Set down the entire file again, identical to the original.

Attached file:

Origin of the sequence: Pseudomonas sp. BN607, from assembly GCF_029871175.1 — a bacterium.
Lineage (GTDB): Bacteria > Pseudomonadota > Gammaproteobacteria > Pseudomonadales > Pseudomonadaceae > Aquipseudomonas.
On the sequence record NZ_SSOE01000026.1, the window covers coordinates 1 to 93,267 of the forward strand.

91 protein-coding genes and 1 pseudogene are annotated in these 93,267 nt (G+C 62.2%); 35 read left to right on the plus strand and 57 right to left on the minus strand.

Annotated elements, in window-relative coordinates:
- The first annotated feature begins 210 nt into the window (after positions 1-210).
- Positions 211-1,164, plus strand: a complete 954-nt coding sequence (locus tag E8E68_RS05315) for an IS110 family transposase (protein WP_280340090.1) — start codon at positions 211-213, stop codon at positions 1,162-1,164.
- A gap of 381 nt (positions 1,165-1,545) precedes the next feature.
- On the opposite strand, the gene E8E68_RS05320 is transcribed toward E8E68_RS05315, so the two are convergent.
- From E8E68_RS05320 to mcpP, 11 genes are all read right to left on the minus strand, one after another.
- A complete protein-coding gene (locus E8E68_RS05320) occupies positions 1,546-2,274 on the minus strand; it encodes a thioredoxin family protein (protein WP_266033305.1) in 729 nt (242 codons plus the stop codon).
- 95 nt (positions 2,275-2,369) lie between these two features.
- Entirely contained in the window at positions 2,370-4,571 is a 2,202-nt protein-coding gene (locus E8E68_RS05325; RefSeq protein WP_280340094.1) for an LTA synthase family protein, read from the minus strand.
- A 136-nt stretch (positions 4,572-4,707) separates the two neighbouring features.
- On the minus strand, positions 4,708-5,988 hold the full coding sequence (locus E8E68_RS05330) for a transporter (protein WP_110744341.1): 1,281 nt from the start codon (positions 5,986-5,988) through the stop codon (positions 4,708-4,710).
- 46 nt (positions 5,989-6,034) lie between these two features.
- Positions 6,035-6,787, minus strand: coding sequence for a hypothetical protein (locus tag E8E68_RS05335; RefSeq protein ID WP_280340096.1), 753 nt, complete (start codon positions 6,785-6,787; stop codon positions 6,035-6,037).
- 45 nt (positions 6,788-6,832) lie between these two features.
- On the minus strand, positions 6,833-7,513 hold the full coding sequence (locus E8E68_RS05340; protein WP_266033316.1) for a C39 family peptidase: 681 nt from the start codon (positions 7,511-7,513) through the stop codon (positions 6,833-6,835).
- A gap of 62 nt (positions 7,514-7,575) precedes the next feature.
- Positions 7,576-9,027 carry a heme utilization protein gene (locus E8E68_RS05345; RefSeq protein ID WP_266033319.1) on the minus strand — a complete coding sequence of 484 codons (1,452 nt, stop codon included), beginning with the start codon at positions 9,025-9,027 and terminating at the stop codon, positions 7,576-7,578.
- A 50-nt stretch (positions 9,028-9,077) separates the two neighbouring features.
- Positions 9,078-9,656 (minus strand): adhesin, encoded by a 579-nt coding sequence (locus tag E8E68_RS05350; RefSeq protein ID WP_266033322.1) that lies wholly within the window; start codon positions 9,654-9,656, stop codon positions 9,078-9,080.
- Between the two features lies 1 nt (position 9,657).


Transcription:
Origin of the sequence: Pseudomonas sp. BN607, from assembly GCF_029871175.1 — a bacterium.
Lineage (GTDB): Bacteria > Pseudomonadota > Gammaproteobacteria > Pseudomonadales > Pseudomonadaceae > Aquipseudomonas.
On the sequence record NZ_SSOE01000026.1, the window covers coordinates 1 to 93,267 of the forward strand.

91 protein-coding genes and 1 pseudogene are annotated in these 93,267 nt (G+C 62.2%); 35 read left to right on the plus strand and 57 right to left on the minus strand.

Annotated elements, in window-relative coordinates:
- The first annotated feature begins 210 nt into the window (after positions 1-210).
- Positions 211-1,164, plus strand: a complete 954-nt coding sequence (locus tag E8E68_RS05315) for an IS110 family transposase (protein WP_280340090.1) — start codon at positions 211-213, stop codon at positions 1,162-1,164.
- A gap of 381 nt (positions 1,165-1,545) precedes the next feature.
- On the opposite strand, the gene E8E68_RS05320 is transcribed toward E8E68_RS05315, so the two are convergent.
- From E8E68_RS05320 to mcpP, 11 genes are all read right to left on the minus strand, one after another.
- A complete protein-coding gene (locus E8E68_RS05320) occupies positions 1,546-2,274 on the minus strand; it encodes a thioredoxin family protein (protein WP_266033305.1) in 729 nt (242 codons plus the stop codon).
- 95 nt (positions 2,275-2,369) lie between these two features.
- Entirely contained in the window at positions 2,370-4,571 is a 2,202-nt protein-coding gene (locus E8E68_RS05325; RefSeq protein WP_280340094.1) for an LTA synthase family protein, read from the minus strand.
- A 136-nt stretch (positions 4,572-4,707) separates the two neighbouring features.
- On the minus strand, positions 4,708-5,988 hold the full coding sequence (locus E8E68_RS05330) for a transporter (protein WP_110744341.1): 1,281 nt from the start codon (positions 5,986-5,988) through the stop codon (positions 4,708-4,710).
- 46 nt (positions 5,989-6,034) lie between these two features.
- Positions 6,035-6,787, minus strand: coding sequence for a hypothetical protein (locus tag E8E68_RS05335; RefSeq protein ID WP_280340096.1), 753 nt, complete (start codon positions 6,785-6,787; stop codon positions 6,035-6,037).
- 45 nt (positions 6,788-6,832) lie between these two features.
- On the minus strand, positions 6,833-7,513 hold the full coding sequence (locus E8E68_RS05340; protein WP_266033316.1) for a C39 family peptidase: 681 nt from the start codon (positions 7,511-7,513) through the stop codon (positions 6,833-6,835).
- A gap of 62 nt (positions 7,514-7,575) precedes the next feature.
- Positions 7,576-9,027 carry a heme utilization protein gene (locus E8E68_RS05345; RefSeq protein ID WP_266033319.1) on the minus strand — a complete coding sequence of 484 codons (1,452 nt, stop codon included), beginning with the start codon at positions 9,025-9,027 and terminating at the stop codon, positions 7,576-7,578.
- A 50-nt stretch (positions 9,028-9,077) separates the two neighbouring features.
- Positions 9,078-9,656 (minus strand): adhesin, encoded by a 579-nt coding sequence (locus tag E8E68_RS05350; RefSeq protein ID WP_266033322.1) that lies wholly within the window; start codon positions 9,654-9,656, stop codon positions 9,078-9,080.
- Between the two features lies 1 nt (position 9,657).